Winter 2008

Table of Contents - Vol. IV, No. 4


Poetry    Interview    Translations    Fiction    Book Reviews

Christopher T. George


An Interview with Michael Salcman

Michael Salcman


CTG: You and I were participants in a local Baltimore workshop in the latter part of the 1970’s in which we met in each others’ homes, as well as both being members of the Maryland State Poetry Society (MSPS), of which I was an officer at the time. If you don’t mind me saying so, your poetry at that time had almost a “young man in a hurry” type quality, impressive images and strength of thought but perhaps not the steady and relaxed aspect that I see in your work now. Do you attribute the maturity you have achieved in your poetry to the influence of the poetry of your mentor, Thomas Lux, or to other influences?

MS: In brief, my early work and publications all date from 1963 through 1977. At that time, the best magazine that would publish me was Bitterroot in Brooklyn, New York. The editor was Menke Katz who was the leading poet published by The Smith. I of course came out of a medical and scientific milieu in which I had not met any writers or poets and had never spent any time in an English department. Hence my networking opportunities in the poetry world were close to nil (you and MSPS were it!). After I spent a little time with Menke at his cottage north of the city, he volunteered to send my first book manuscript to his publisher with his strong endorsement. I waited several weeks for a response and then got a three-page letter that said I was a “terrible poet” and that I “had no business writing poetry”. As you can imagine, I was emotionally crushed and did not write another word for 10 years! So I dropped out of MSPS and concentrated on my medical career. Eventually I authored almost 200 scientific and medical publications, and edited or authored six textbooks (the most recent in 2004); today I don’t write any imaginative prose other than art history and art criticism.

CTG: That was certainly a very cruel thing that publisher did in saying you could not write poetry. Editors and publishers should be more responsible and not send down opinions from on high as if they really know whether a writer has talent or not! I’m glad that your journey though had a happy ending and you did come back to writing poetry.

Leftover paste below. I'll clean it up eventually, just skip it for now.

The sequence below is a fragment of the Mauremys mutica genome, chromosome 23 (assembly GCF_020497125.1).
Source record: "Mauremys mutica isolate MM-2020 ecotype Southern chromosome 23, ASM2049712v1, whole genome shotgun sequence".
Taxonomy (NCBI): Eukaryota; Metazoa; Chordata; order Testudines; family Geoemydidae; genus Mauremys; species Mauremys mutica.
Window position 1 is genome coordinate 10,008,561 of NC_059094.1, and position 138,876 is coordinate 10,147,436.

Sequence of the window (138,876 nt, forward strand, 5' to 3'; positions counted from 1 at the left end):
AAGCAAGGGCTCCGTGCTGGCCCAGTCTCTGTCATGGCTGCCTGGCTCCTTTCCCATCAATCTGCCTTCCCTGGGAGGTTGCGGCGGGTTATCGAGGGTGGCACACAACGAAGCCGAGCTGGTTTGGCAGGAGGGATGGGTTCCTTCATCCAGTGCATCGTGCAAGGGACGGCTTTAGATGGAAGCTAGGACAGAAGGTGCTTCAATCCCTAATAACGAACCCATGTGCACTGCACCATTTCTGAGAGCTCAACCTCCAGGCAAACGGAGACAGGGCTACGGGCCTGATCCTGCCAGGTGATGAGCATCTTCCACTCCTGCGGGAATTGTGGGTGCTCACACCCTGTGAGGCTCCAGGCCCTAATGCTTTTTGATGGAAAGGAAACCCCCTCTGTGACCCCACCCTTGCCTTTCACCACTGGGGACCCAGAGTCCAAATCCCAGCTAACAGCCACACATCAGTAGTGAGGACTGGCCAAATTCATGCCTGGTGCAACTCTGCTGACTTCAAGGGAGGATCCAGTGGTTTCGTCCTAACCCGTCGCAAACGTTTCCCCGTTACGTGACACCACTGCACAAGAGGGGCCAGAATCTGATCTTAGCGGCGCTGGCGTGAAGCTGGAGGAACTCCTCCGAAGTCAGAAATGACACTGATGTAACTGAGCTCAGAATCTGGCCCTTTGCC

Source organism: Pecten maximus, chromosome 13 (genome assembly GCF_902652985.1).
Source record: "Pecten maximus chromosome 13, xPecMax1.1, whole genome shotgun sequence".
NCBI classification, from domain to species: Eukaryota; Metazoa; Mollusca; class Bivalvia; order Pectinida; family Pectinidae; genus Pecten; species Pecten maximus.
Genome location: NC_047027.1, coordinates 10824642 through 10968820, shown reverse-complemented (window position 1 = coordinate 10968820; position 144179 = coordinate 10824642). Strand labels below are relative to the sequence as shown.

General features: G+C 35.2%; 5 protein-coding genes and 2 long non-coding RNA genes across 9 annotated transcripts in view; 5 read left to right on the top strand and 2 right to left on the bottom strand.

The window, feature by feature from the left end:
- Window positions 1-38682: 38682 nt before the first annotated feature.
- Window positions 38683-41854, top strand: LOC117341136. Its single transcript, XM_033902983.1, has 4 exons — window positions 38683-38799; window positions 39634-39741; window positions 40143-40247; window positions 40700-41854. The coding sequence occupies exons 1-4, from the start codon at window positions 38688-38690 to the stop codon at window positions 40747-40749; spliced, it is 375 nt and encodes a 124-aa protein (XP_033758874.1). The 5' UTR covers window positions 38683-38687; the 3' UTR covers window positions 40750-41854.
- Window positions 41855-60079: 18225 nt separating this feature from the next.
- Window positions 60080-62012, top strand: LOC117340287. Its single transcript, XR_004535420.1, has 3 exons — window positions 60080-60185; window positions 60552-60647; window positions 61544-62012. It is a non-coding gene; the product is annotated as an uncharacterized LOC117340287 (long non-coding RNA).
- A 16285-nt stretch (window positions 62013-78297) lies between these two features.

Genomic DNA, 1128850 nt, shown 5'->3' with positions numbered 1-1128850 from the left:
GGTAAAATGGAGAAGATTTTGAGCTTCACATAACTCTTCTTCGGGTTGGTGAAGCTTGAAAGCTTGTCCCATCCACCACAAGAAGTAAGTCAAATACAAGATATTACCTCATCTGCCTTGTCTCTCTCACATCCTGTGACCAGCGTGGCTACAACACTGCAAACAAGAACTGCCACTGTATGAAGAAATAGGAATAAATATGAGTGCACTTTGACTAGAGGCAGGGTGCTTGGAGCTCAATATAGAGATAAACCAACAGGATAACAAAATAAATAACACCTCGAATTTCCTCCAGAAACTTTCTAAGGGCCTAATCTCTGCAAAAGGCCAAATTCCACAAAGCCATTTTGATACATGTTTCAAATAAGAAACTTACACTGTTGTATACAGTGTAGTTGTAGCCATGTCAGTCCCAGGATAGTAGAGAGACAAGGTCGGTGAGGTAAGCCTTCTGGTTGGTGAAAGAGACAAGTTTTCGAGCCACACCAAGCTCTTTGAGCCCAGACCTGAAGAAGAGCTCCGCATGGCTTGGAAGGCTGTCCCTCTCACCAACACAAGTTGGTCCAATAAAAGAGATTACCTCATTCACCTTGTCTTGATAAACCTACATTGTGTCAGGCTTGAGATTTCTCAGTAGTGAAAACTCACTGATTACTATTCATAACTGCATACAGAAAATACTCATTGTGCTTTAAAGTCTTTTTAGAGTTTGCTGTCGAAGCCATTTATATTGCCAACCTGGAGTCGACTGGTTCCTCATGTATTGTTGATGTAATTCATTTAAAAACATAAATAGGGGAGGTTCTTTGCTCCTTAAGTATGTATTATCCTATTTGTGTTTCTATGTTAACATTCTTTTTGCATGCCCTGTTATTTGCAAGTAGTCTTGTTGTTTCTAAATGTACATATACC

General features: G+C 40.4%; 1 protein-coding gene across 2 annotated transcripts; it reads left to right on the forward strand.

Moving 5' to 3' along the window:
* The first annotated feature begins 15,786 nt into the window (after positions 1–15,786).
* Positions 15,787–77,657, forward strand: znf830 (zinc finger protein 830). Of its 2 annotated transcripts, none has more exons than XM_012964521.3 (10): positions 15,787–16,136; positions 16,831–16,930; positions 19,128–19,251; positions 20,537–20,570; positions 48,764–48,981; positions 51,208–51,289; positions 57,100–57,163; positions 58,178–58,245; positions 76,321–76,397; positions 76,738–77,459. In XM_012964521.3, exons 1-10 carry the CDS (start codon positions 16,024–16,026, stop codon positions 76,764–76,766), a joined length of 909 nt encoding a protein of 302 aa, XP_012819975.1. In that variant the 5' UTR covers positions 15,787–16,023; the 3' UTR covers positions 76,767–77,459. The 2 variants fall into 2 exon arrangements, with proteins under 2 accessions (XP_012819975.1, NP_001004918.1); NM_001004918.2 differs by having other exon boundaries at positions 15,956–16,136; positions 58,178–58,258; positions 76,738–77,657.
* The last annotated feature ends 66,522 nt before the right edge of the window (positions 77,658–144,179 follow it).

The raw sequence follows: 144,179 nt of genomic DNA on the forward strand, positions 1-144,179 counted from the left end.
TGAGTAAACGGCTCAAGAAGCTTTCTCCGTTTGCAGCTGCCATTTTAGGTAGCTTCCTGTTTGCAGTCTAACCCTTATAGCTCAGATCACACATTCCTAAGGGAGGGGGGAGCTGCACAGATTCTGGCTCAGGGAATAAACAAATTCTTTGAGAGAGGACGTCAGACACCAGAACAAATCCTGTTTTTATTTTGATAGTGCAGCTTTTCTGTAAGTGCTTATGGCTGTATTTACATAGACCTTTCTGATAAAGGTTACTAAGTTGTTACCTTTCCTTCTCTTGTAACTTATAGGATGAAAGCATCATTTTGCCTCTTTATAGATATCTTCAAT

MS: After 10 years of silence, in 1987 I began to write the occasional poem in secret. From time to time, I would show a poem to an artist but I sent nothing out and didn’t even show the poems to my wife. One year at the Venice Biennale I met an art collector, Marc Strauss, who was a physician (an oncologist; my subspecialty was in malignant brain tumors) and a published poet. Marc grew up in Brooklyn as I had, and practiced at Boston University, where I had studied medicine. He said that I was crazy not to show my work to anyone and he volunteered to introduce me to the best teacher of poetry he had ever met—Tom Lux. In addition to one private session with Tom, I attended his Writers Seminars program at Sarah Lawrence College for the next 10 summers. There I had a chance to study with Tom, Stuart Dischell, Deborah Digges, Stephen Dobyns, Heather McHugh, Ellen Bryant Voigt and get to know many other poets including Billy Collins. Next to Tom, my most important mentor has been Dick Allen who I met at a Marc Strauss dinner party; the two of them have edited all of my book manuscripts and many individual poems.
Dick has never seen my work from 1963–1977 but Tom did when he picked poems for my first book. All of the poems he picked were from 1987 through 2002; he said to me that some day people would be interested in my “juvenelia” but that they were not good enough for the book. His theory is that the 10 wasted years were good for me, that I matured in my thinking processes, that I started to write out of pure love for the work and without any hope of publication, that somehow the authentic poems were "cooking" inside of me while my attention was directed elsewhere. So the change in the work was not due to Tom or Dick (I wish there were an Harry involved) but my poems came to Tom almost fully formed except that they were pock-marked by technical errors that any MFA student would have quickly discovered. Tom knew I was doing the right thing but that it only happened through intuition or because my ear heard it; he wanted to teach me how to do the right thing on purpose. My first real publications came in 1999 and 2000 (Comstock Review, Baltimore Review, and Cape Rock) as I recall. In the Comstock Review I noticed that one of the other poets had the same name as my childhood friend, the editor gave me Bob Cooperman’s address in Denver and since then Cooperman has been exchanging poems with me as well.

CTG: How much did your parents’ interests help shape your cultural pursuits? Was your father a physician? I am aware of course that in many families, the father or even the father and mother are often physicians, as are their offspring.